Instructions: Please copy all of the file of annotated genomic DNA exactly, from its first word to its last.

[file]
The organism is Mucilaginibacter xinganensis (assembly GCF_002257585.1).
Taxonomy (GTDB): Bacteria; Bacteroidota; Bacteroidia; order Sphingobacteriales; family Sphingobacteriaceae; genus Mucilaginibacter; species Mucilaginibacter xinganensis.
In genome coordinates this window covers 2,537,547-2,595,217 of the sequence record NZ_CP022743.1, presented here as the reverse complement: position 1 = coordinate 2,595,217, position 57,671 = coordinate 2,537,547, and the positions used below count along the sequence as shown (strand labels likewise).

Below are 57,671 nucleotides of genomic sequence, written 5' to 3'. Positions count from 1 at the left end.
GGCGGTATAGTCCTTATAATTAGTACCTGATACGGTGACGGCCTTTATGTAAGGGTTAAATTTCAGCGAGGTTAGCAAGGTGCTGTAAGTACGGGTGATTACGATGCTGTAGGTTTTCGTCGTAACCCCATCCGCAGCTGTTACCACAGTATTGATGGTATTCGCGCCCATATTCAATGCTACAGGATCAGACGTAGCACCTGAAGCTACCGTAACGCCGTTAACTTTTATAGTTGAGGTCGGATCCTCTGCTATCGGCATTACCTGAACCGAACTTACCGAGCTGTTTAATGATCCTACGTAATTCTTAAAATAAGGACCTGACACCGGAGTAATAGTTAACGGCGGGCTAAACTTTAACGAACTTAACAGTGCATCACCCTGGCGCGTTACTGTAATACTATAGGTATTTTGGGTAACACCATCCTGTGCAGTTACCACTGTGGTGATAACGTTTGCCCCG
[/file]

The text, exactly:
The organism is Mucilaginibacter xinganensis (assembly GCF_002257585.1).
Taxonomy (GTDB): Bacteria; Bacteroidota; Bacteroidia; order Sphingobacteriales; family Sphingobacteriaceae; genus Mucilaginibacter; species Mucilaginibacter xinganensis.
In genome coordinates this window covers 2,537,547-2,595,217 of the sequence record NZ_CP022743.1, presented here as the reverse complement: position 1 = coordinate 2,595,217, position 57,671 = coordinate 2,537,547, and the positions used below count along the sequence as shown (strand labels likewise).

Below are 57,671 nucleotides of genomic sequence, written 5' to 3'. Positions count from 1 at the left end.
GGCGGTATAGTCCTTATAATTAGTACCTGATACGGTGACGGCCTTTATGTAAGGGTTAAATTTCAGCGAGGTTAGCAAGGTGCTGTAAGTACGGGTGATTACGATGCTGTAGGTTTTCGTCGTAACCCCATCCGCAGCTGTTACCACAGTATTGATGGTATTCGCGCCCATATTCAATGCTACAGGATCAGACGTAGCACCTGAAGCTACCGTAACGCCGTTAACTTTTATAGTTGAGGTCGGATCCTCTGCTATCGGCATTACCTGAACCGAACTTACCGAGCTGTTTAATGATCCTACGTAATTCTTAAAATAAGGACCTGACACCGGAGTAATAGTTAACGGCGGGCTAAACTTTAACGAACTTAACAGTGCATCACCCTGGCGCGTTACTGTAATACTATAGGTATTTTGGGTAACACCATCCTGTGCAGTTACCACTGTGGTGATAACGTTTGCCCCG